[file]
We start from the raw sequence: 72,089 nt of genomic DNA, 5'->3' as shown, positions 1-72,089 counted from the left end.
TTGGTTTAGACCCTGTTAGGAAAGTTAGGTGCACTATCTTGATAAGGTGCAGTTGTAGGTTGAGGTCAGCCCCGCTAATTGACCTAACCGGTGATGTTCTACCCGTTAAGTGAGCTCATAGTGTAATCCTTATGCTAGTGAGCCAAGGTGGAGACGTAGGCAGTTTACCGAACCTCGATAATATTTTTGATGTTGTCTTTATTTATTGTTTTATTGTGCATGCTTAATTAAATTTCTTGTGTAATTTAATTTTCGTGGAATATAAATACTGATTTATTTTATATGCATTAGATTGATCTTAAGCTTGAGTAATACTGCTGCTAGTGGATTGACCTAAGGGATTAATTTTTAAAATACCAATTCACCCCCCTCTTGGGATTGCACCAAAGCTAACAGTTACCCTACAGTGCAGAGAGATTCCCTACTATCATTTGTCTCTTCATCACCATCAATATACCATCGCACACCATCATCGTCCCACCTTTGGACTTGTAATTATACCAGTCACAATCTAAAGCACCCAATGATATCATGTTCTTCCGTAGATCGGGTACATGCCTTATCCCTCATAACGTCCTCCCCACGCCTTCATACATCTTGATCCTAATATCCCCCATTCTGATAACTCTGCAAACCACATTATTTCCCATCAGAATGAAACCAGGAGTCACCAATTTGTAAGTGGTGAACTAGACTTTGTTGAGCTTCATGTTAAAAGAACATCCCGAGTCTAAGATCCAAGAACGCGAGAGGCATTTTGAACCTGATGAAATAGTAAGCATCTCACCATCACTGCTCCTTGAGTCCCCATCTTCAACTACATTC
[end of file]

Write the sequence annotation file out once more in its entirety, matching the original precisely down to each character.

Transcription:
We start from the raw sequence: 72,089 nt of genomic DNA, 5'->3' as shown, positions 1-72,089 counted from the left end.
TTGGTTTAGACCCTGTTAGGAAAGTTAGGTGCACTATCTTGATAAGGTGCAGTTGTAGGTTGAGGTCAGCCCCGCTAATTGACCTAACCGGTGATGTTCTACCCGTTAAGTGAGCTCATAGTGTAATCCTTATGCTAGTGAGCCAAGGTGGAGACGTAGGCAGTTTACCGAACCTCGATAATATTTTTGATGTTGTCTTTATTTATTGTTTTATTGTGCATGCTTAATTAAATTTCTTGTGTAATTTAATTTTCGTGGAATATAAATACTGATTTATTTTATATGCATTAGATTGATCTTAAGCTTGAGTAATACTGCTGCTAGTGGATTGACCTAAGGGATTAATTTTTAAAATACCAATTCACCCCCCTCTTGGGATTGCACCAAAGCTAACAGTTACCCTACAGTGCAGAGAGATTCCCTACTATCATTTGTCTCTTCATCACCATCAATATACCATCGCACACCATCATCGTCCCACCTTTGGACTTGTAATTATACCAGTCACAATCTAAAGCACCCAATGATATCATGTTCTTCCGTAGATCGGGTACATGCCTTATCCCTCATAACGTCCTCCCCACGCCTTCATACATCTTGATCCTAATATCCCCCATTCTGATAACTCTGCAAACCACATTATTTCCCATCAGAATGAAACCAGGAGTCACCAATTTGTAAGTGGTGAACTAGACTTTGTTGAGCTTCATGTTAAAAGAACATCCCGAGTCTAAGATCCAAGAACGCGAGAGGCATTTTGAACCTGATGAAATAGTAAGCATCTCACCATCACTGCTCCTTGAGTCCCCATCTTCAACTACATTC